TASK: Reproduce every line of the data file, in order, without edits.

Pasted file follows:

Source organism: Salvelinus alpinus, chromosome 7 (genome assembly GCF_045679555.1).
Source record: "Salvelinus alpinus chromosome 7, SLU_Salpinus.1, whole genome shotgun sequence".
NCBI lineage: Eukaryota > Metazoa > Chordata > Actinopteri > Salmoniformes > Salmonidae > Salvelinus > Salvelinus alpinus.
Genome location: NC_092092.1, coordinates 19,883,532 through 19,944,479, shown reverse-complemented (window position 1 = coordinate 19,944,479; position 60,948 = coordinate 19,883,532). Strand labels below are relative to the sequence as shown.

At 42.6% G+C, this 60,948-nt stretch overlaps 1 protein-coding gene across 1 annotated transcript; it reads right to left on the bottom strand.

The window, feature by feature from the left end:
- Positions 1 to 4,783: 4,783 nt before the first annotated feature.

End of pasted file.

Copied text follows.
Source organism: Salvelinus alpinus, chromosome 7 (genome assembly GCF_045679555.1).
Source record: "Salvelinus alpinus chromosome 7, SLU_Salpinus.1, whole genome shotgun sequence".
NCBI lineage: Eukaryota > Metazoa > Chordata > Actinopteri > Salmoniformes > Salmonidae > Salvelinus > Salvelinus alpinus.
Genome location: NC_092092.1, coordinates 19,883,532 through 19,944,479, shown reverse-complemented (window position 1 = coordinate 19,944,479; position 60,948 = coordinate 19,883,532). Strand labels below are relative to the sequence as shown.

At 42.6% G+C, this 60,948-nt stretch overlaps 1 protein-coding gene across 1 annotated transcript; it reads right to left on the bottom strand.

The window, feature by feature from the left end:
- Positions 1 to 4,783: 4,783 nt before the first annotated feature.